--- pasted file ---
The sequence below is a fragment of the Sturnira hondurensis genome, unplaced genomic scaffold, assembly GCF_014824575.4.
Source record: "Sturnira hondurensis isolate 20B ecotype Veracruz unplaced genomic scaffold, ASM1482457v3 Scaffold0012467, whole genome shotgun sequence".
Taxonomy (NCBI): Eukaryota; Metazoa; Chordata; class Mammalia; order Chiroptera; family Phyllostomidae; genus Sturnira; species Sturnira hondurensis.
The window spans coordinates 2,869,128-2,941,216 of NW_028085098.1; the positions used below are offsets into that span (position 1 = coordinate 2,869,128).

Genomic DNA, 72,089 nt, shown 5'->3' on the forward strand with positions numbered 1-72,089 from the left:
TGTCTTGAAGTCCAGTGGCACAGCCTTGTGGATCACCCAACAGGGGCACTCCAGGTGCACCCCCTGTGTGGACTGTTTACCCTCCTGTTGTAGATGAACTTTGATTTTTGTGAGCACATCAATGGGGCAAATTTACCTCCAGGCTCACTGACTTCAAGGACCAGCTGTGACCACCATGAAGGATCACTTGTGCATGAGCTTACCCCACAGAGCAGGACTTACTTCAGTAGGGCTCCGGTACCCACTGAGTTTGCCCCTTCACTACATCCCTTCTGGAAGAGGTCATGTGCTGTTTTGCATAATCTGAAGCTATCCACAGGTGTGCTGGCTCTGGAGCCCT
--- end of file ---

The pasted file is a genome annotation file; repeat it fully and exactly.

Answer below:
The sequence below is a fragment of the Sturnira hondurensis genome, unplaced genomic scaffold, assembly GCF_014824575.4.
Source record: "Sturnira hondurensis isolate 20B ecotype Veracruz unplaced genomic scaffold, ASM1482457v3 Scaffold0012467, whole genome shotgun sequence".
Taxonomy (NCBI): Eukaryota; Metazoa; Chordata; class Mammalia; order Chiroptera; family Phyllostomidae; genus Sturnira; species Sturnira hondurensis.
The window spans coordinates 2,869,128-2,941,216 of NW_028085098.1; the positions used below are offsets into that span (position 1 = coordinate 2,869,128).

Genomic DNA, 72,089 nt, shown 5'->3' on the forward strand with positions numbered 1-72,089 from the left:
TGTCTTGAAGTCCAGTGGCACAGCCTTGTGGATCACCCAACAGGGGCACTCCAGGTGCACCCCCTGTGTGGACTGTTTACCCTCCTGTTGTAGATGAACTTTGATTTTTGTGAGCACATCAATGGGGCAAATTTACCTCCAGGCTCACTGACTTCAAGGACCAGCTGTGACCACCATGAAGGATCACTTGTGCATGAGCTTACCCCACAGAGCAGGACTTACTTCAGTAGGGCTCCGGTACCCACTGAGTTTGCCCCTTCACTACATCCCTTCTGGAAGAGGTCATGTGCTGTTTTGCATAATCTGAAGCTATCCACAGGTGTGCTGGCTCTGGAGCCCT